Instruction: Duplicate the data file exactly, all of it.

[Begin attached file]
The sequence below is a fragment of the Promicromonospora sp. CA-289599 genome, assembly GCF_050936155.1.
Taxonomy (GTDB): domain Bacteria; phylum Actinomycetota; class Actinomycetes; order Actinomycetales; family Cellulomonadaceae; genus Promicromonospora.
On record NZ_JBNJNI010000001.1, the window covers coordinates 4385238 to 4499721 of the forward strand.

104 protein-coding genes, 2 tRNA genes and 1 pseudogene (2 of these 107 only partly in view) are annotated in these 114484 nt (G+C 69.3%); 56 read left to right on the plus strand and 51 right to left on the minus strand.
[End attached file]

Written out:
The sequence below is a fragment of the Promicromonospora sp. CA-289599 genome, assembly GCF_050936155.1.
Taxonomy (GTDB): domain Bacteria; phylum Actinomycetota; class Actinomycetes; order Actinomycetales; family Cellulomonadaceae; genus Promicromonospora.
On record NZ_JBNJNI010000001.1, the window covers coordinates 4385238 to 4499721 of the forward strand.

104 protein-coding genes, 2 tRNA genes and 1 pseudogene (2 of these 107 only partly in view) are annotated in these 114484 nt (G+C 69.3%); 56 read left to right on the plus strand and 51 right to left on the minus strand.